These two neurotransmitters are essential in our responses to stress, emotions, our motor skills, both at the cognitive and motor levels for our vitality. They are regulators of our energy and dynamism.

Part 2 – What factors deplete energy from our organism?

There are a whole series of elements that deplete energy from our organism, and we will particularly see it through the prism of those suffering from Parkinson’s.

a) At the cellular level

Through research, experts have observed that Parkinson’s disease may be associated with dysfunction of mitochondria, these small energy-producing units within cells. These units, responsible for energy production at the cellular level, are notably attacked by free radicals that damage or destroy them. Thus, in the context of Parkinson’s disease, energy generation is disrupted, which impairs the proper functioning of cells and depletes the energy of the affected individual.

b) On the level of the whole organism

Parkinson’s disease is characterized by a partial destruction of the dopamine-producing unit in the brain. The diagnosis is often made when 60 to 80% of dopaminergic neurons are already destroyed. Thus, this dopamine production unit sees its capacities greatly reduced and struggles to meet the needs of our organism for dopamine. Consequently, this universal fuel, essential for feeling fit, performing movements, thinking clearly, and experiencing joy, is produced in lower quantities. Individuals then experience significant consequences of dopamine deficiency, leading to a multitude of energy-consuming dysfunctions.

This also affects another neurotransmitter, noradrenaline, essential for maintaining a positive mood and feeling dynamic.

In summary, the issues related to Parkinson’s disease create a vicious circle: the lack of energy at the cellular level, combined with a decrease in dopamine and noradrenaline, as well as high oxidative stress, trigger a cascade of problems that further deplete the energy of the individuals concerned.

If you haven’t yet watched the simple and understandable video explaining this phenomenon of oxidative stress, you can still do so by clicking on the image.

Part 3 – Which active principles in Vicia faba could be behind the significant resurgence reported by AtremoPlus users?

We will now seek to understand why many users testify to a significant resurgence of their vitality and energy.

Of course, we cannot unravel the phenomena and precisely assess the impact of each active principle of Vicia faba on the complex energy production mechanisms in AtremoPlus users.

However, we can propose some plausible hypotheses, supported by the results of clinical trials, feedback from our customers, as well as research from the scientific community attributing certain functions to these active principles.

These elements could then explain this positive phenomenon of energy resurgence reported by many AtremoPlus users.

Demonstration of a virtuous circle based on the active principles of Vicia faba:

To understand what may be happening for AtremoPlus users reporting a resurgence of energy, it first seems interesting to delve into the notion of a “virtuous circle.” In other words, what are its dynamics or when can we speak of a virtuous process:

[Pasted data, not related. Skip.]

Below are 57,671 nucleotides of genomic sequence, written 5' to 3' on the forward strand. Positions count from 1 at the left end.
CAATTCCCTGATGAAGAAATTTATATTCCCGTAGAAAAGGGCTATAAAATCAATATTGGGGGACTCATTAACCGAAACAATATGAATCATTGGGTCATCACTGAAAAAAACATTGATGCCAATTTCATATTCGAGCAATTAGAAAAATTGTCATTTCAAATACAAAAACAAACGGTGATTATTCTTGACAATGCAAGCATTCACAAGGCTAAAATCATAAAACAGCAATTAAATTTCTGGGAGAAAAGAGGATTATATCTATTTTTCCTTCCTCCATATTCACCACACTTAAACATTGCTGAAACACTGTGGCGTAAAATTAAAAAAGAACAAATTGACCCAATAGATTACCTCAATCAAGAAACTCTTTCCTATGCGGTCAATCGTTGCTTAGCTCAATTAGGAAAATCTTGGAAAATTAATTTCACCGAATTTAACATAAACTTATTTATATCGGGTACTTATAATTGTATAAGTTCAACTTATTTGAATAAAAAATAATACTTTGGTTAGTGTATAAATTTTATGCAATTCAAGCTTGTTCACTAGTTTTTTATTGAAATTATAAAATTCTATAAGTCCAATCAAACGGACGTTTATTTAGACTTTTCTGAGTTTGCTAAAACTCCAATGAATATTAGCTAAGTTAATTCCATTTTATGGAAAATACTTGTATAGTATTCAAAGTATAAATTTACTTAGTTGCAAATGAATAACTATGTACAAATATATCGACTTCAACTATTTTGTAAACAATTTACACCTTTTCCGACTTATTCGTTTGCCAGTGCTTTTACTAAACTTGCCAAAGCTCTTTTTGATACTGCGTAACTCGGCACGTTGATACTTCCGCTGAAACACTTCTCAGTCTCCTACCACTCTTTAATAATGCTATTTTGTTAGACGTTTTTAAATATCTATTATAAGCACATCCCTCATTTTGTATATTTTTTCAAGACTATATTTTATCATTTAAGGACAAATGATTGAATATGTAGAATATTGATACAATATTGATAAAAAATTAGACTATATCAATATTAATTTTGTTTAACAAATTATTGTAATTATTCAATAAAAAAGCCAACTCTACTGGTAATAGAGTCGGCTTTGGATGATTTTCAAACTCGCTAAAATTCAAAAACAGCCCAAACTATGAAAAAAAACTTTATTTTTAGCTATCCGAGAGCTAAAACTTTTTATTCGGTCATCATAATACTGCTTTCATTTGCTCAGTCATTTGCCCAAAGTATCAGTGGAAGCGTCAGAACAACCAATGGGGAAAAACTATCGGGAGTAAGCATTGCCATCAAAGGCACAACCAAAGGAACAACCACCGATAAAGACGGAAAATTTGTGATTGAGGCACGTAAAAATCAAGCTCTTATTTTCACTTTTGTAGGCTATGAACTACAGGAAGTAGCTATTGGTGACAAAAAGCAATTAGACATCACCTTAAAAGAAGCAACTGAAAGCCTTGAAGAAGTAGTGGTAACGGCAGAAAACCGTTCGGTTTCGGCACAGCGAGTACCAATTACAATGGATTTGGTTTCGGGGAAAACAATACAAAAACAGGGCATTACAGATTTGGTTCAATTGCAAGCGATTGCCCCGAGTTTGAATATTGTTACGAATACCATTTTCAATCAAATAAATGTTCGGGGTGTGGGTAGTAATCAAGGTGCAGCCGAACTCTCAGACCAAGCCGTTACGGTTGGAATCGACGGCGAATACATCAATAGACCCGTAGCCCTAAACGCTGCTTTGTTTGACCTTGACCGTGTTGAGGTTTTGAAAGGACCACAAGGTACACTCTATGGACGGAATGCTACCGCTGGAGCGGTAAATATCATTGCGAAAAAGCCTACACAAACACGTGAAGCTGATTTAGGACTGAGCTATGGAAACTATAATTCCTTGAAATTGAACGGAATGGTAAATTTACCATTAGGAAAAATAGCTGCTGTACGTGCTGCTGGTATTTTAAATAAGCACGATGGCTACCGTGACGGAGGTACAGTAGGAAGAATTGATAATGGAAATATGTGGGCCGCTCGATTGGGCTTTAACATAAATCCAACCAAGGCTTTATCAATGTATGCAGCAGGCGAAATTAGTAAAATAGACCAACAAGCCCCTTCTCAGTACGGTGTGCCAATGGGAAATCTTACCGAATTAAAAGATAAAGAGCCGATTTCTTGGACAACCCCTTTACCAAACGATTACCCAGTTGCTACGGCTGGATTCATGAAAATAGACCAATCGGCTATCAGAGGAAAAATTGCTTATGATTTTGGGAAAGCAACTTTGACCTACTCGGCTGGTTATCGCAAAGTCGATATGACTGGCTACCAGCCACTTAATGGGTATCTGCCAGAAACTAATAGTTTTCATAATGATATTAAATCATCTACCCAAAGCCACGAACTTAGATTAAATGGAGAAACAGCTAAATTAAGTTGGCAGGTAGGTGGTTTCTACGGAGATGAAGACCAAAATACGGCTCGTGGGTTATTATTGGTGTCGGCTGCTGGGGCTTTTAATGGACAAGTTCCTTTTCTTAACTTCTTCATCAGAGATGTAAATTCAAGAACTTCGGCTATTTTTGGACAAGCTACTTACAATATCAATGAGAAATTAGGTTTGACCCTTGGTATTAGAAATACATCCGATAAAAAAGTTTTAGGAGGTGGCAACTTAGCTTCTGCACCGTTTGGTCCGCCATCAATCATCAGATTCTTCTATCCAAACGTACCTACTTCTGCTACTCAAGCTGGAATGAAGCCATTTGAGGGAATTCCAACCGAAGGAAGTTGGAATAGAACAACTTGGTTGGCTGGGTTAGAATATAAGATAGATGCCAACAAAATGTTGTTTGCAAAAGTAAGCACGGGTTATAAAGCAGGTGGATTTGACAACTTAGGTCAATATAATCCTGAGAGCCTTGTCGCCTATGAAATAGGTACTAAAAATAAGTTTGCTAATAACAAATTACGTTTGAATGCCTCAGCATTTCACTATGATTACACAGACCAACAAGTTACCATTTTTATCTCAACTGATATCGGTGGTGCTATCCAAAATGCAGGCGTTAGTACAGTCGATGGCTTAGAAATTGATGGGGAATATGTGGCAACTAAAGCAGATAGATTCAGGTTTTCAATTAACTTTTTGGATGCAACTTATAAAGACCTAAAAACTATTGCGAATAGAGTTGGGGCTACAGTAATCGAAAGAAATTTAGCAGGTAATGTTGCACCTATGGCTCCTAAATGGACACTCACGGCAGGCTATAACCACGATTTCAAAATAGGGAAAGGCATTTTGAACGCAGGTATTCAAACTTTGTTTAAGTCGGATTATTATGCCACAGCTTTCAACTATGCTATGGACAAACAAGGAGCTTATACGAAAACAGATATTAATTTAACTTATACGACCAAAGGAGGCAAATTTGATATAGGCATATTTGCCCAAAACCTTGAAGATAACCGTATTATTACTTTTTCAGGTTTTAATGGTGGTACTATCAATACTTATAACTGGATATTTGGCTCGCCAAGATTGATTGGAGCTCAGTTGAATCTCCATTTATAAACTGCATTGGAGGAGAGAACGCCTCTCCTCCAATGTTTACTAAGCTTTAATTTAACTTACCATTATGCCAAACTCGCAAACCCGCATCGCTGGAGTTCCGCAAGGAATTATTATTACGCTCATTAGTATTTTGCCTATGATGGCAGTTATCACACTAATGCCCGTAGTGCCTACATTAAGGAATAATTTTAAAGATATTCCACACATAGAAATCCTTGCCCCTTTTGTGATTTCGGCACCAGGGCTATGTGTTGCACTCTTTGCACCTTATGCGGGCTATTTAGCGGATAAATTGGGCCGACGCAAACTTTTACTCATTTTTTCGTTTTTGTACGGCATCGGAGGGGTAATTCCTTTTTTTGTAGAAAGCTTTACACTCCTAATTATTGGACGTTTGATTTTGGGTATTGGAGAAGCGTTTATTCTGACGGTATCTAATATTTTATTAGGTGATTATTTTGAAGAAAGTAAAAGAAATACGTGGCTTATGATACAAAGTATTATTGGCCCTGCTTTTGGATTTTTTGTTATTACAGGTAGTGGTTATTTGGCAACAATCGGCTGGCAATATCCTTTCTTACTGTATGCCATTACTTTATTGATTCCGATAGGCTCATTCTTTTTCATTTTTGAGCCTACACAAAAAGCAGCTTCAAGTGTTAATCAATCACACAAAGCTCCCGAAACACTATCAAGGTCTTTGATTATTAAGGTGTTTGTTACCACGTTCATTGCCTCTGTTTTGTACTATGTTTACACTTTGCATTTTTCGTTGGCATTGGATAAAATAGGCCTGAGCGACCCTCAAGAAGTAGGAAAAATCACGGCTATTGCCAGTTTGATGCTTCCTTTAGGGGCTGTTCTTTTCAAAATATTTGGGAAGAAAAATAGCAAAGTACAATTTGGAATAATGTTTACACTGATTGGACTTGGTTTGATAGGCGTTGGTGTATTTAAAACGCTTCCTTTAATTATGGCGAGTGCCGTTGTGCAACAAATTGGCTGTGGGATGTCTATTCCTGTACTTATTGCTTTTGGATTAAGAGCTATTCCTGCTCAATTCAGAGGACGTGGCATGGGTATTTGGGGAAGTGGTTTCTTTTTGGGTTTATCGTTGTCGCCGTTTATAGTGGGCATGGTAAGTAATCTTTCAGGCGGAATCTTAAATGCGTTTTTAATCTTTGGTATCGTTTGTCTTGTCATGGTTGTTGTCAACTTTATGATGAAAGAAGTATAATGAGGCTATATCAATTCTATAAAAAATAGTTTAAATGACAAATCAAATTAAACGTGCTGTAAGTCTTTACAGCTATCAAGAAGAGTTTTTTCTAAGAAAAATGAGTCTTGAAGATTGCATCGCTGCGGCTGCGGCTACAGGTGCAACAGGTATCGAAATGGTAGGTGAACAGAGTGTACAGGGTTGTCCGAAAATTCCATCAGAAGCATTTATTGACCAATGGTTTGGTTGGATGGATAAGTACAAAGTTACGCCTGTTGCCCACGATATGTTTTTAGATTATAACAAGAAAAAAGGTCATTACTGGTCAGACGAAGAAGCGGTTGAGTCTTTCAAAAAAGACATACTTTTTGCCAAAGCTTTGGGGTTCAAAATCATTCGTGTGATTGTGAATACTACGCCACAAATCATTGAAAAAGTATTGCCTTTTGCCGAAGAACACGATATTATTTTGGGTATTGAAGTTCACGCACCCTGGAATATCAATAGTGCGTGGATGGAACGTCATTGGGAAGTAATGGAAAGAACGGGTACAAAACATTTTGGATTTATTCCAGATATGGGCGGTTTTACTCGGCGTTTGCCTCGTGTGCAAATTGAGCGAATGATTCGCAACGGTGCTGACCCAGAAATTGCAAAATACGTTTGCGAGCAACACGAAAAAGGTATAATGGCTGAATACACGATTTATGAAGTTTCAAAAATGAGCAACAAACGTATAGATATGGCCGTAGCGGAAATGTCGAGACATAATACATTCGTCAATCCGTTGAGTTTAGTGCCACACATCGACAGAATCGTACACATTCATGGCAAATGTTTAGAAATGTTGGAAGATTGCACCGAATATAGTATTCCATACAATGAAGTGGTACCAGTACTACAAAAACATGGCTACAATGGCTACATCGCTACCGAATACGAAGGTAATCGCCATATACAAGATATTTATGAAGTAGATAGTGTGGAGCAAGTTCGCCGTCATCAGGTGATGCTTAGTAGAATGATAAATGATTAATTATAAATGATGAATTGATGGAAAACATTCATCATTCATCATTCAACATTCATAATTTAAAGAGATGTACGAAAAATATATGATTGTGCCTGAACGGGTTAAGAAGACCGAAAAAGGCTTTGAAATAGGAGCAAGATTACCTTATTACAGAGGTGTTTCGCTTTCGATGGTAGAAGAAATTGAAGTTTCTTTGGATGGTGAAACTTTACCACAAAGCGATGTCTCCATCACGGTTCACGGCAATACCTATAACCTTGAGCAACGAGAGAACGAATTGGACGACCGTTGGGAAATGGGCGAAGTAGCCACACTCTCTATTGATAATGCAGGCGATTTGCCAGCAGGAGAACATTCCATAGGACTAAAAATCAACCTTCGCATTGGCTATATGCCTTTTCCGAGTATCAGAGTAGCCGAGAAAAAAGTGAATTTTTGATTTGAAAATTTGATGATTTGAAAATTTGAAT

1. When positive effects are successive: Each step of the process leads to a positive effect that contributes to reinforcing the next one.

2. When there is synergy of actions: The different actions or factors involved interact synergistically, amplifying each other’s positive effects.

3. When the cycle of improvement is continuous: The virtuous circle creates a continuous cycle where each success or improvement nourishes the next one, leading to constant progression.

4. When there is mutual reinforcement: The elements of the process reinforce each other, resulting in a cumulative increase in positive results.

5. When there is the creation of a positive dynamic: The virtuous circle generates a positive dynamic that promotes growth, well-being, or the achievement of targeted goals.

Remaining in this logic of understanding, let’s now see how we could coherently explain the idea of a virtuous circle reported by AtremoPlus users:

1. Reduction of oxidative stress damage at the cellular level: It is known that the numerous antioxidants, including Vitamin E, decrease oxidative stress damage at the cellular level and ultimately also on the mitochondria. As a reminder, mitochondria are tiny energy centers. Thus, the reduction of oxidative stress supplemented by the continual creation of new cells (cell division) could offer a better baseline energy situation, since each of these new cells could perform its functions with more energy.

2. Reduction of chronic inflammation: This antioxidant effect could also play a positive role in reducing the chronic inflammation always associated with Parkinson’s, and generate a more conducive environment for cell survival.

3. Reduction of pain: A reduction in chronic inflammation could indeed be linked to less pain, regularly reported by AtremoPlus users. See newsletter number 5 and 6 for links.

4. Better sleep quality: Less pain could favor better sleep quality, which is known to be restorative. AtremoPlus users regularly report feeling more rejuvenated after better sleep. See newsletter number 2, 3, and 4 for links.

5. More dopamine in the body: The supply of L-dopa from Vicia faba provides more dopamine to the brain, as demonstrated in the clinical trials of our product.

6. The essential role of carbidopa: Naturally contained in Vicia faba, carbidopa facilitates the transport of larger quantities of L-dopa to the brain through the blood-brain barrier. This may also help explain why people feel more energetic.

7. Less stiffness, tremor, or motor and cognitive slowness: Greater amounts of dopamine in the brain can contribute to fewer issues such as stiffness, motor and cognitive slowness, tremors, and other problems related to a lack of dopamine. Reducing these daily alienating issues frees up more energy to perform activities with more ease and vitality.